Existing techniques are not always adequate to manufacture advanced materials at large scales. In these instances, new approaches are needed. So Pupek and other researchers at the MERF invest in developing, evaluating and applying new manufacturing technologies.
One new technique the MERF researchers are evaluating is flame spray pyrolysis (FSP), a type of aerosol synthesis that exploits the science of combustion and the properties of materials to engineer particles with a specific set of desired characteristics.
Until now, techniques for FSP have been limited to the production of simple compounds. But MERF researchers have come up with a new approach that simplifies the manufacture of nanomaterials with advanced architecture at high volumes, which could widen industry applications for FSP.
Argonne’s FSP technology is equipped with controls and diagnostic tools to make it easier for manufacturers to develop more complex materials and for researchers to understand the fundamental processes taking place. These tools enable users to monitor various features that shape the chemical and physical properties of resulting materials. They also help us understand the relationship between process parameters and the desired outcomes.
“These tools give us greater visibility into the process. The more visibility we have, the greater opportunity we have to optimize the product in real time,” said Joe Libera, a principal materials scientist who leads Argonne’s FSP program.
The laboratory’s FSP technology is being tested on catalysts and battery materials, including the solid electrolyte LLZO, as well as battery cathode active materials, such as lithium manganese oxide and lithium manganese niobium oxide.
Argonne also is evaluating the continuous flow reactor (CFR), a technique that can dramatically improve the consistency and efficiency of manufacturing fine chemicals and nanomaterials. In CFR processing, reactions that lead to material production all take place within a single microfluidic, or low volume, reactor, regardless of the production scale. This eliminates variation between batches. Fully implemented, the technology could alleviate some of the struggles industries face when producing fine materials and nanomaterials at commercial scales.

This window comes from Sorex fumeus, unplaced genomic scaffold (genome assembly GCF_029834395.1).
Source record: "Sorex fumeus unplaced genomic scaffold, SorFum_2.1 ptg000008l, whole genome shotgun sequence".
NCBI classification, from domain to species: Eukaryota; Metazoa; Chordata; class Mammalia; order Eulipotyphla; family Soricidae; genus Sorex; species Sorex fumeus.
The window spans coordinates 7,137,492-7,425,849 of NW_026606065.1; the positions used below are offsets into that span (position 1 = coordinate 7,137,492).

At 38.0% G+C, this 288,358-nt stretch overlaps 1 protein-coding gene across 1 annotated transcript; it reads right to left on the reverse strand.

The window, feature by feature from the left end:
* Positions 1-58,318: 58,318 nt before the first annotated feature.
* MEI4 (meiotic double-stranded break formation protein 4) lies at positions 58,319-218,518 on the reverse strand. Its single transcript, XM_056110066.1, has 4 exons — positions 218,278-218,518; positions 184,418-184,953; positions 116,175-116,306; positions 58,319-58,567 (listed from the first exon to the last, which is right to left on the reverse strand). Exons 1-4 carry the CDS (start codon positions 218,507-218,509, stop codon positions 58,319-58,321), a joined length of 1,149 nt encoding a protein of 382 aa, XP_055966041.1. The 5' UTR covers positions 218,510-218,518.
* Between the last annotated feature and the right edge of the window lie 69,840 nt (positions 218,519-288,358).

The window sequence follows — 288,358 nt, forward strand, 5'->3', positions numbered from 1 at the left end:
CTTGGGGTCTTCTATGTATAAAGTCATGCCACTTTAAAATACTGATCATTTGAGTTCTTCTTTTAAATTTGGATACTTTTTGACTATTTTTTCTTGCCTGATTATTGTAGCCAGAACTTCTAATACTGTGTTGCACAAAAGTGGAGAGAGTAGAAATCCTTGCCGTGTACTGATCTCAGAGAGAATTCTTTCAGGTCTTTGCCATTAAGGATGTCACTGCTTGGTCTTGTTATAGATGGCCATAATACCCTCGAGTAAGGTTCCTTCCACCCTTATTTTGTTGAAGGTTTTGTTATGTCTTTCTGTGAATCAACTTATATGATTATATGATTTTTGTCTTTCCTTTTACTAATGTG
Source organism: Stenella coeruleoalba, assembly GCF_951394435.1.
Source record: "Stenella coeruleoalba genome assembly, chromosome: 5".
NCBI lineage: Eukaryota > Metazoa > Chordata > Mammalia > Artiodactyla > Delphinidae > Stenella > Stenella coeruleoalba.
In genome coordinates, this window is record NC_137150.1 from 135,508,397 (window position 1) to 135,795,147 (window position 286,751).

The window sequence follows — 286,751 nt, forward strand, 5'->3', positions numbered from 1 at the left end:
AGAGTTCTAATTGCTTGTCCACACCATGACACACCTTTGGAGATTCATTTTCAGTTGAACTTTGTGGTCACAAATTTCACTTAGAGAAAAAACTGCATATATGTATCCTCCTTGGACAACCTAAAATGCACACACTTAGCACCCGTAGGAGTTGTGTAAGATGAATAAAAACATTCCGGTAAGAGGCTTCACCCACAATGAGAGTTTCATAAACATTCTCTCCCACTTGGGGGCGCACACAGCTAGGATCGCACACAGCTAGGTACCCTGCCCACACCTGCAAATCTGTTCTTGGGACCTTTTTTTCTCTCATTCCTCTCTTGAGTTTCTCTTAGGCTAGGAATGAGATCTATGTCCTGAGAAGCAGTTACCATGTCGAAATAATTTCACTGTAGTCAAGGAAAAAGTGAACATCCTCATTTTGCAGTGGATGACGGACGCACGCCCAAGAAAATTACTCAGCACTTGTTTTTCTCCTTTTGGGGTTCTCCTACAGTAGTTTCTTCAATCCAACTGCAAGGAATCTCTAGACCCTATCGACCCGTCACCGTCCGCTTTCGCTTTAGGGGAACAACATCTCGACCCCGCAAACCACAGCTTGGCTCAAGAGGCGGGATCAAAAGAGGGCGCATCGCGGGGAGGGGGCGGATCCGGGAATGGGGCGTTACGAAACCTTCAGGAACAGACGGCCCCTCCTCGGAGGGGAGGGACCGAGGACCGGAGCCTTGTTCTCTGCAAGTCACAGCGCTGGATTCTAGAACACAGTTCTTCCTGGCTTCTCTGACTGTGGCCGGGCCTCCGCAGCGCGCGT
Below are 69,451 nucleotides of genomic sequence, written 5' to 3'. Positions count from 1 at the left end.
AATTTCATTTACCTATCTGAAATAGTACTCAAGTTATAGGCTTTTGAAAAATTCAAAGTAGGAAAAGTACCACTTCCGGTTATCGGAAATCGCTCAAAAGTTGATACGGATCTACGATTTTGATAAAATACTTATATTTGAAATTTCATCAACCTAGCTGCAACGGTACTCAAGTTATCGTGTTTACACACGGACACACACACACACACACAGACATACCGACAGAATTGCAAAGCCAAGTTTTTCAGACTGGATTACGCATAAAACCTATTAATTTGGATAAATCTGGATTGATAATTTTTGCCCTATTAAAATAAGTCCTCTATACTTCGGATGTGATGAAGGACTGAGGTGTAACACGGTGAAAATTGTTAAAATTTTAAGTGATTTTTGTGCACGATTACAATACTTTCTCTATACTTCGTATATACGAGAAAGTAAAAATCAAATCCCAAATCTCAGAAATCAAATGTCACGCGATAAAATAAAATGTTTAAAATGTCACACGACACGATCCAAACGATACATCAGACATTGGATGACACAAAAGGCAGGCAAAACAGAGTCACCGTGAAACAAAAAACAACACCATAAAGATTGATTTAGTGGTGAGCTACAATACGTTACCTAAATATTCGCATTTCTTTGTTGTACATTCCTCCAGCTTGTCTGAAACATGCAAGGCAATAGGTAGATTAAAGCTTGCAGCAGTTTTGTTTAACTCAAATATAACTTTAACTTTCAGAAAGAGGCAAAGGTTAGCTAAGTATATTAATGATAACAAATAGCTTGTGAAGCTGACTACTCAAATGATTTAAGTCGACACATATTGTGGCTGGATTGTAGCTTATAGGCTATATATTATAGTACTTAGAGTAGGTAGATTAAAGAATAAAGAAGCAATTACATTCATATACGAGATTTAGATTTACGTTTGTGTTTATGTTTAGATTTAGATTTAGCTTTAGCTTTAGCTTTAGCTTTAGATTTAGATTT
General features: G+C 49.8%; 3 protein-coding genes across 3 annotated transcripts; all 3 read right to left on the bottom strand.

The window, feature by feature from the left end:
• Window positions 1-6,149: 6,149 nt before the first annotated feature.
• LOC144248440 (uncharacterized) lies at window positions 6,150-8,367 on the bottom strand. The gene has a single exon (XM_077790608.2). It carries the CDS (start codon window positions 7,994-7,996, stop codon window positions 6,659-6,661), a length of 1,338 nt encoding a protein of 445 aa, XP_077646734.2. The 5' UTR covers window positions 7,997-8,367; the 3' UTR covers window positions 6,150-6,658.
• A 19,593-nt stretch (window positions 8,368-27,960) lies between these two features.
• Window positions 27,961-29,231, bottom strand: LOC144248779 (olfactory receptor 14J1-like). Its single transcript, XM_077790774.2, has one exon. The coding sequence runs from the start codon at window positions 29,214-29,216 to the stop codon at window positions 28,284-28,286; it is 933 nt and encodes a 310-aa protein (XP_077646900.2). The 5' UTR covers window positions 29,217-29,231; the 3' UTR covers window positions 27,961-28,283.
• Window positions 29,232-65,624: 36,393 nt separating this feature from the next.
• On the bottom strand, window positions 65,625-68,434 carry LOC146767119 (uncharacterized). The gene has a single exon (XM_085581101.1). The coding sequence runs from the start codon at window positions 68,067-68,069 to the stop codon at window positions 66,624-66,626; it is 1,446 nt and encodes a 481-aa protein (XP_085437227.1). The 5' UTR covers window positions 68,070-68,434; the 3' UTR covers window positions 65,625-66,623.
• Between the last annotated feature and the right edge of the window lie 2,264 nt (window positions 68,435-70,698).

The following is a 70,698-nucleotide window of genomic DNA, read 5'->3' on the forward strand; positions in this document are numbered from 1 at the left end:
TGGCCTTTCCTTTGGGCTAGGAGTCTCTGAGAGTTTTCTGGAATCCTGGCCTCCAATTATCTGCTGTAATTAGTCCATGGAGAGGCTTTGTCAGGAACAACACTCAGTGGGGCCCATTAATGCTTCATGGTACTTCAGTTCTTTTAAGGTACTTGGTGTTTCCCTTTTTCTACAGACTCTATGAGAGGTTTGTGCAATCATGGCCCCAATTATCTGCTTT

Integrating Argonne Capabilities
Part of the process of evaluating manufacturing techniques like CFR and FSP is developing ways to optimize their performance. To do this, researchers at the MERF integrate their capabilities with those of others at the laboratory.
Along with the MERF, researchers tap into Argonne’s world-class on-site diagnostics, data analysis and supercomputing resources, and well as laboratory experts in combustion engineering and aerosol and materials sciences, to make catalysts and other materials in more efficient and scalable ways.
The DOE Office of Science User Facilities at Argonne are among the value-added resources to which researchers can also gain access through a competitive application process based on peer review. The high-energy X-ray beams at Argonne’s Advanced Photon Source, for example, can help researchers visualize materials at fine time and resolution scales to understand what happens during material production. Meanwhile the high-performance computing resources at the Argonne Leadership Computing Facility allow MERF researchers to model and simulate manufacturing processes for further optimization.
Researchers at Argonne’s MERF are leveraging these facilities and the energy storage expertise that resides at the laboratory to make the notoriously difficult process of scaling up new materials production for energy storage and catalysis a reality.
Research at the facility is funded, in part, by several offices within DOE’s Office of Energy Efficiency and Renewable Energy, including the Vehicle Technologies Office, the Building Technologies Office, the Bioenergy Technologies Office and the Fuel Cell Technologies Office.
The Office of Energy Efficiency and Renewable Energy supports early-stage research and development of energy efficiency and renewable energy technologies to strengthen U.S. economic growth, energy security, and environmental quality.
Argonne National Laboratory seeks solutions to pressing national problems in science and technology. The nation’s first national laboratory, Argonne conducts leading-edge basic and applied scientific research in virtually every scientific discipline. Argonne researchers work closely with researchers from hundreds of companies, universities, and federal, state and municipal agencies to help them solve their specific problems, advance America’s scientific leadership and prepare the nation for a better future. With employees from more than 60 nations, Argonne is managed by UChicago Argonne, LLC for the U.S. Department of Energy’s Office of Science.
The U.S. Department of Energy’s Office of Science is the single largest supporter of basic research in the physical sciences in the United States and is working to address some of the most pressing challenges of our time. For more information, visit the Office of Science website.